The Fiji Times has defended its reporting of comments by the parliamentary opposition, saying freedom of the press and the right to impart information is enshrined in the constitution.
The prime minister has accused the newspaper of attempting to advance its own political interests by reporting comments of the opposition leader Ro Teimumu Kepa about government-run boarding schools.
The editor-in-chief Fred Wesley says the comments made by the opposition are not opinions of the Fiji Times.
He says both the government and the opposition have the right to be heard.
"In 146 years as a newspaper company the Fiji Times has been accused many times by politicians from all sides of having a political agenda. But we see ourselves as being our job to give our readers information from all sides of politics so that they can make up their own minds about current affairs."
Meanwhile, Fiji's Education Minister has defended the policy criticised in the Fiji Times, the move to allow rural students to take boarding places at three major high schools.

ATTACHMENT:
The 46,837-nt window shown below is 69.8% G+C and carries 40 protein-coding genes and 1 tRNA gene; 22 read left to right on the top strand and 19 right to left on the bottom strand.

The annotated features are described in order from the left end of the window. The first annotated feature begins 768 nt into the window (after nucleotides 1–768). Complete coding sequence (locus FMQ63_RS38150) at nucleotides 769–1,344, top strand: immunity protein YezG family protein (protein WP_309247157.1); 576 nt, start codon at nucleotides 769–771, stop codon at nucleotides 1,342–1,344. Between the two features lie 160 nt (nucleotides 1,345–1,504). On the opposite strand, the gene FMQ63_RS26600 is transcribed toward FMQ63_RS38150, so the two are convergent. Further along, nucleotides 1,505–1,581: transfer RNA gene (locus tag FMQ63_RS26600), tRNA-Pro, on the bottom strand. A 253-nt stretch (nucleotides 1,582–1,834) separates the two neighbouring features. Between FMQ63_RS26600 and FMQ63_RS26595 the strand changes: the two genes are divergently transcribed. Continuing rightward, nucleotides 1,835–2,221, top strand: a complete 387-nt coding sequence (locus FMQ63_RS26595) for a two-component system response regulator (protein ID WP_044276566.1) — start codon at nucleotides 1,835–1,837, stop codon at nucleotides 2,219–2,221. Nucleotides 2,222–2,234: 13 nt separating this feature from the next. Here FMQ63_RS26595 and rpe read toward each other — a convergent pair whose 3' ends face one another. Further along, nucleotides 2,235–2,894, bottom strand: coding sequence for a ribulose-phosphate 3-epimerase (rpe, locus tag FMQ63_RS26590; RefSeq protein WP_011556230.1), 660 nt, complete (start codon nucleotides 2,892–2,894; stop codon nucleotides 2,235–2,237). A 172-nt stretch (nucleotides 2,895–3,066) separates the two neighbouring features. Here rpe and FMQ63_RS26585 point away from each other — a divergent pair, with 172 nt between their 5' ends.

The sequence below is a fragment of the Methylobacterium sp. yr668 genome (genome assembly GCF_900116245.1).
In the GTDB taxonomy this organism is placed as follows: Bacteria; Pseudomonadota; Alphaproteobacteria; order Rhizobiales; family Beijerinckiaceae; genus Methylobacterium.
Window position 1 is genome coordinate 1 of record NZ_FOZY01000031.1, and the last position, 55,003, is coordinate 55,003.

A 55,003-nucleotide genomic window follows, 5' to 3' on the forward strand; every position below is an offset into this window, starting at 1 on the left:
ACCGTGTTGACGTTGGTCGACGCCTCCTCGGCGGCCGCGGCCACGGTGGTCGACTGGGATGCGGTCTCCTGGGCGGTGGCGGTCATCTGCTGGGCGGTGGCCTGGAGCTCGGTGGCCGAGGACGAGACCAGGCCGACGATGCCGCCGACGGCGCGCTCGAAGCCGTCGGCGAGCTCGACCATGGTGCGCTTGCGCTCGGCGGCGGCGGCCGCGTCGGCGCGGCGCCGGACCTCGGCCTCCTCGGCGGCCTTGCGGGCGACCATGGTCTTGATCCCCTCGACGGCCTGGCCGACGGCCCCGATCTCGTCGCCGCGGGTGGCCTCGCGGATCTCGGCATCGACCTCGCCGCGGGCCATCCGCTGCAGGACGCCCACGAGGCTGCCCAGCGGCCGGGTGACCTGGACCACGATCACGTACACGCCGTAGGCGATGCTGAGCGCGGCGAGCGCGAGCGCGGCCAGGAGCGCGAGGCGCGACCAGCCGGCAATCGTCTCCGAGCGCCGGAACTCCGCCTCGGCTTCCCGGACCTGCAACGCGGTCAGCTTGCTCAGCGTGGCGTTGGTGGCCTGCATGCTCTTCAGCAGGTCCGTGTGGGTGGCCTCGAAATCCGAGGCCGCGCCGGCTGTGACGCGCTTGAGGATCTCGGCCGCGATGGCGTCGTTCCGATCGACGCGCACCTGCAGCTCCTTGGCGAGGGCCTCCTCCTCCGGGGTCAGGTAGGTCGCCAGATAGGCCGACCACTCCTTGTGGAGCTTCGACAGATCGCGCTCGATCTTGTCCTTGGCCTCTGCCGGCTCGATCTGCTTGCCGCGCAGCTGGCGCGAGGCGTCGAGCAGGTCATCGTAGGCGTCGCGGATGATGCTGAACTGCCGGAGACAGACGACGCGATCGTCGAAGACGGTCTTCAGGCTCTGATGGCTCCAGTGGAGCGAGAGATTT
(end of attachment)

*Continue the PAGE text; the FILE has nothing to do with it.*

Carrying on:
Ro Teimumu Kepa and the presidents of the alumni associations at the schools say there was no consultation and the move is designed to weaken the iTaukei community.
However the prime minister, Frank Bainimarama, says the comments on race were unnecessary and divisive.
Meanwhile, the Minister Dr Mahendra Reddy has defended the boarding places policy.
He says it won't stop urban students attending the schools as day students, but will open up boarding places for those who desperately need them.
"You don't really need consultation with regard to saying, your child, we'll give you the best school or a better school closer to your home, and here are children who are deprived of quality education and might drop out. We want to give them space in a boarding facility. What is there to consult?"
Dr Reddy says students in rural areas who live close to rural schools, will have to attend them, under the zoning policy.